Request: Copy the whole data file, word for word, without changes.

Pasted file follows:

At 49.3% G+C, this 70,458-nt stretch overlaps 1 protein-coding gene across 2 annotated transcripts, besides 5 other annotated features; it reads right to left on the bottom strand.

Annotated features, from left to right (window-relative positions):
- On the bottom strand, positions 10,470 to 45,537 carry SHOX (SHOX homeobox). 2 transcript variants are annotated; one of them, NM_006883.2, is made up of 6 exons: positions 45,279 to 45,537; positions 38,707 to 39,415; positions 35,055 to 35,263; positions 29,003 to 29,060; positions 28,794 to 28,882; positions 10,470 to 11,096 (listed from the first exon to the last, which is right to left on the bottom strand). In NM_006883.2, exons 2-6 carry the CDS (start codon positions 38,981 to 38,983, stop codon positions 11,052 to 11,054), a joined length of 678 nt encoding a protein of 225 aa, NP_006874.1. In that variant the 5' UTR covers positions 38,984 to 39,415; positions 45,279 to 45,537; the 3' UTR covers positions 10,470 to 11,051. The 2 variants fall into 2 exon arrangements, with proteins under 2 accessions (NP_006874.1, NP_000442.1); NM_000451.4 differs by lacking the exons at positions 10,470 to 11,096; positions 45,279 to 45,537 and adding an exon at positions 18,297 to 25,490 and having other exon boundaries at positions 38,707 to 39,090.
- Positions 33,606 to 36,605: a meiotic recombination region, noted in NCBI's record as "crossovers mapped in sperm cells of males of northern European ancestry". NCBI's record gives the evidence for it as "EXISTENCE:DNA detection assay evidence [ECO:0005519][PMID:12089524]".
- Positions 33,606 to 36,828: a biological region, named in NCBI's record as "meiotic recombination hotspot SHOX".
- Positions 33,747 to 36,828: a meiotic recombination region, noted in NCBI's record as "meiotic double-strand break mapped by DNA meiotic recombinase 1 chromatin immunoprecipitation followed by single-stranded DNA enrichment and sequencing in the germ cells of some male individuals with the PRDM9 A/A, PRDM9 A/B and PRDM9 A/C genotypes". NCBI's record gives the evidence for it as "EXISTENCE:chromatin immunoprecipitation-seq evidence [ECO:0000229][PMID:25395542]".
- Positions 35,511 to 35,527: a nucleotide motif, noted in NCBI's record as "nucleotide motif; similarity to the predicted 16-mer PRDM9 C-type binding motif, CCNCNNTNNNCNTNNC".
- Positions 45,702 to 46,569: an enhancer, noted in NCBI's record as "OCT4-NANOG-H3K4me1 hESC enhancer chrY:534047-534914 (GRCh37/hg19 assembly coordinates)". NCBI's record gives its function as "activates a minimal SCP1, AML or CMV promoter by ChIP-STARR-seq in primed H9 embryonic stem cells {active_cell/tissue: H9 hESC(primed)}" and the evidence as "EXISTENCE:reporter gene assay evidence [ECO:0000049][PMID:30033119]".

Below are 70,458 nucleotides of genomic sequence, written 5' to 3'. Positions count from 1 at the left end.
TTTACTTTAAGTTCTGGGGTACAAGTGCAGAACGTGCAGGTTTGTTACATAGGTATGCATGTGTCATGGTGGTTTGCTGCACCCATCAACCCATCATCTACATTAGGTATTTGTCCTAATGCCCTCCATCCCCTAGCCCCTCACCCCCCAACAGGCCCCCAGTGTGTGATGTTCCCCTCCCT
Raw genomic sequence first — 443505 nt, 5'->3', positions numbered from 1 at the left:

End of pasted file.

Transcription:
At 49.3% G+C, this 70,458-nt stretch overlaps 1 protein-coding gene across 2 annotated transcripts, besides 5 other annotated features; it reads right to left on the bottom strand.

Annotated features, from left to right (window-relative positions):
- On the bottom strand, positions 10,470 to 45,537 carry SHOX (SHOX homeobox). 2 transcript variants are annotated; one of them, NM_006883.2, is made up of 6 exons: positions 45,279 to 45,537; positions 38,707 to 39,415; positions 35,055 to 35,263; positions 29,003 to 29,060; positions 28,794 to 28,882; positions 10,470 to 11,096 (listed from the first exon to the last, which is right to left on the bottom strand). In NM_006883.2, exons 2-6 carry the CDS (start codon positions 38,981 to 38,983, stop codon positions 11,052 to 11,054), a joined length of 678 nt encoding a protein of 225 aa, NP_006874.1. In that variant the 5' UTR covers positions 38,984 to 39,415; positions 45,279 to 45,537; the 3' UTR covers positions 10,470 to 11,051. The 2 variants fall into 2 exon arrangements, with proteins under 2 accessions (NP_006874.1, NP_000442.1); NM_000451.4 differs by lacking the exons at positions 10,470 to 11,096; positions 45,279 to 45,537 and adding an exon at positions 18,297 to 25,490 and having other exon boundaries at positions 38,707 to 39,090.
- Positions 33,606 to 36,605: a meiotic recombination region, noted in NCBI's record as "crossovers mapped in sperm cells of males of northern European ancestry". NCBI's record gives the evidence for it as "EXISTENCE:DNA detection assay evidence [ECO:0005519][PMID:12089524]".
- Positions 33,606 to 36,828: a biological region, named in NCBI's record as "meiotic recombination hotspot SHOX".
- Positions 33,747 to 36,828: a meiotic recombination region, noted in NCBI's record as "meiotic double-strand break mapped by DNA meiotic recombinase 1 chromatin immunoprecipitation followed by single-stranded DNA enrichment and sequencing in the germ cells of some male individuals with the PRDM9 A/A, PRDM9 A/B and PRDM9 A/C genotypes". NCBI's record gives the evidence for it as "EXISTENCE:chromatin immunoprecipitation-seq evidence [ECO:0000229][PMID:25395542]".
- Positions 35,511 to 35,527: a nucleotide motif, noted in NCBI's record as "nucleotide motif; similarity to the predicted 16-mer PRDM9 C-type binding motif, CCNCNNTNNNCNTNNC".
- Positions 45,702 to 46,569: an enhancer, noted in NCBI's record as "OCT4-NANOG-H3K4me1 hESC enhancer chrY:534047-534914 (GRCh37/hg19 assembly coordinates)". NCBI's record gives its function as "activates a minimal SCP1, AML or CMV promoter by ChIP-STARR-seq in primed H9 embryonic stem cells {active_cell/tissue: H9 hESC(primed)}" and the evidence as "EXISTENCE:reporter gene assay evidence [ECO:0000049][PMID:30033119]".

Below are 70,458 nucleotides of genomic sequence, written 5' to 3'. Positions count from 1 at the left end.
TTTACTTTAAGTTCTGGGGTACAAGTGCAGAACGTGCAGGTTTGTTACATAGGTATGCATGTGTCATGGTGGTTTGCTGCACCCATCAACCCATCATCTACATTAGGTATTTGTCCTAATGCCCTCCATCCCCTAGCCCCTCACCCCCCAACAGGCCCCCAGTGTGTGATGTTCCCCTCCCT
Raw genomic sequence first — 443505 nt, 5'->3', positions numbered from 1 at the left: